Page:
The agency also said it does not see the decline in energy prices affecting Malaysia's long-term fiscal consolidation.
"The country's strong external position and fairly diverse economy can absorb some weakness in the oil and gas sector," S&P said in a statement today (July 27).
S&P's announcement comes on the back of Fitch Ratings decision earlier this month to revise its Malaysia outlook to "stable".
Although the major oil and gas exporter saw its revenues hit by lower energy and commodity prices earlier this year, S&P said the country's strong external position "can withstand a slowdown in the oil and gas sector over the next two years".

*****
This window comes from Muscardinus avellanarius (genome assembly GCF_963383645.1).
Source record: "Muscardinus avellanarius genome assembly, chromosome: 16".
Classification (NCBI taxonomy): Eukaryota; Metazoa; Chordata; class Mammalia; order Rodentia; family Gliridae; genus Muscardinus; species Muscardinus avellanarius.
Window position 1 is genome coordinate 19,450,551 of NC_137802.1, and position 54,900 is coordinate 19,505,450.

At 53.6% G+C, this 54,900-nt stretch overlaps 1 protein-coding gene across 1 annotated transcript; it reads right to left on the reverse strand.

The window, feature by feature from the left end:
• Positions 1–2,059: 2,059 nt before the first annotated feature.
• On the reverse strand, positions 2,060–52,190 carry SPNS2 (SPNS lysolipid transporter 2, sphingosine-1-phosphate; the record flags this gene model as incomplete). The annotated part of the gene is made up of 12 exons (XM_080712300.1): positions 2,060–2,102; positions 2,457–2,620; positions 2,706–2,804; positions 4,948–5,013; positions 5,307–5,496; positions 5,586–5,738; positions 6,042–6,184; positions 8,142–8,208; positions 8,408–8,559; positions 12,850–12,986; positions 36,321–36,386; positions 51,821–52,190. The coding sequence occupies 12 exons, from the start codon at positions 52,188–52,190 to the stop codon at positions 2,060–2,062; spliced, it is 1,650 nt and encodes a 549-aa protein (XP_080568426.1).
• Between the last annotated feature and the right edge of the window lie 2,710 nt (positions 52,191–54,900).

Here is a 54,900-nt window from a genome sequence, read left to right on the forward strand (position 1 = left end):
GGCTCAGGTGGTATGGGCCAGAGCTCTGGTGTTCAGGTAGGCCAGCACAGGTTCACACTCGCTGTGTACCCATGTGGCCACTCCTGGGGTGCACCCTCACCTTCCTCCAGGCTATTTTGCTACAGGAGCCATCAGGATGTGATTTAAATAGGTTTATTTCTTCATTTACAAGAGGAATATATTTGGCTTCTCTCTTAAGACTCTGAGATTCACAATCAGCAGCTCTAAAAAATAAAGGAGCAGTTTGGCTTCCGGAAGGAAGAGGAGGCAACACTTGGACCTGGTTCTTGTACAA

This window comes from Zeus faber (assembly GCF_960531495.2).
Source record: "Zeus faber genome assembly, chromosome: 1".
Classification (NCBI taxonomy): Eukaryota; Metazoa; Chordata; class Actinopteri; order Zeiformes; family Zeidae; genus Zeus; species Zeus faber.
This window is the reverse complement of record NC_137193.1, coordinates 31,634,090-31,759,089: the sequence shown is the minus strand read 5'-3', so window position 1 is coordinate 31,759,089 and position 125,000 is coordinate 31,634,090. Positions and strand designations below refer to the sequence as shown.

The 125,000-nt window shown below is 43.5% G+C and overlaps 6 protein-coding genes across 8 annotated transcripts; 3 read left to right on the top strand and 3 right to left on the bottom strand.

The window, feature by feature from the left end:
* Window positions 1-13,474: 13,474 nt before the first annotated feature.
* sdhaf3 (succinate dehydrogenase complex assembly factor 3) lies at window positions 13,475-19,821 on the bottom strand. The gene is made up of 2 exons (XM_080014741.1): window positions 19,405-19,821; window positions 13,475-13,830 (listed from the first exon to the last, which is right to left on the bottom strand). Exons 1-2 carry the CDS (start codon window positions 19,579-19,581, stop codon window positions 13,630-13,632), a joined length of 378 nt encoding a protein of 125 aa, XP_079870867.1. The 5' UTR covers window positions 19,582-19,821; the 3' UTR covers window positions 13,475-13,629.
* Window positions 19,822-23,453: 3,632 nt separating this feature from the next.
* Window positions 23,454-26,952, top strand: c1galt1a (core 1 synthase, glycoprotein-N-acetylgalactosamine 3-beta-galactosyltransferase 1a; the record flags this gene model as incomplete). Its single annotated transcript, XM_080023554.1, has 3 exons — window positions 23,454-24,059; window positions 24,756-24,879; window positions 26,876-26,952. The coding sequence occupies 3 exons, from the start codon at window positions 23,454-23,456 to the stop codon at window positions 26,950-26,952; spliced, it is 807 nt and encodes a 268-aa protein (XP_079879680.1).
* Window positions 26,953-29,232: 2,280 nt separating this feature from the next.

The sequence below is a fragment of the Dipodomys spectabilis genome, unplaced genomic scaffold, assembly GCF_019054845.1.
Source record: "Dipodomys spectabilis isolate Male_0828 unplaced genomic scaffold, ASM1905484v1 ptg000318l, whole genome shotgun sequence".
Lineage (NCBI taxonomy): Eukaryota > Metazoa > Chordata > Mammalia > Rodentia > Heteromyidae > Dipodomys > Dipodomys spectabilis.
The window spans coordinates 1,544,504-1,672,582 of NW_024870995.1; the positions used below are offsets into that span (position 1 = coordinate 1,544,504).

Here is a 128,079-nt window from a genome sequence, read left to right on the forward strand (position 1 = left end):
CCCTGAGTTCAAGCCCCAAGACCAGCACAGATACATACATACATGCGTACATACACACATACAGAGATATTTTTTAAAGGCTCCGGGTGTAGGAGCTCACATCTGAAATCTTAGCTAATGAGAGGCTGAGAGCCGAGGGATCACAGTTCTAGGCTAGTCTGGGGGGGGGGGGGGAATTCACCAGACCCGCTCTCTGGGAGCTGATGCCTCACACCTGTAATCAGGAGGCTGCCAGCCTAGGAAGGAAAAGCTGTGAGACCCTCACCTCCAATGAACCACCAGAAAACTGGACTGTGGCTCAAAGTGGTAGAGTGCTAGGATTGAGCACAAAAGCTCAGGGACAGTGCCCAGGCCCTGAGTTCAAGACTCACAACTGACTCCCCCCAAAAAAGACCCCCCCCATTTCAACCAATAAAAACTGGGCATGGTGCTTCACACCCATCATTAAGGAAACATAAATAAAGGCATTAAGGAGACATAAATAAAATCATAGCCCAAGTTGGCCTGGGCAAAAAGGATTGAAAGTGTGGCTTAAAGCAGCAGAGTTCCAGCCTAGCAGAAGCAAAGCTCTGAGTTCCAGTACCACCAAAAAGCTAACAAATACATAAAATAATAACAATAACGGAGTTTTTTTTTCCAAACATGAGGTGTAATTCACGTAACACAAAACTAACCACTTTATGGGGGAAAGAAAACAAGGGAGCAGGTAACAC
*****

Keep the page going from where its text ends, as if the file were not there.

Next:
S&P's decision was widely expected and economists said the move was positive and reflects the government's efforts to better manage its economy.
"Combining S&P and Fitch's statements together, it is reinforcing our view that as long as the fiscal reform momentum is intact and there's no change in the regime, we'll continue to see statements supportive of the sovereign rating," said Mr Euben Paracuelles, economist at Nomura Holdings.
The Malaysian ringgit slid to a 17-year low today as it extended declines, making it the worst performing emerging Asian currency this year.
However, S&P said that the weak ringgit would help "boost exports of manufactured goods, and partly offset the impact of lower oil prices in Malaysia's energy exports".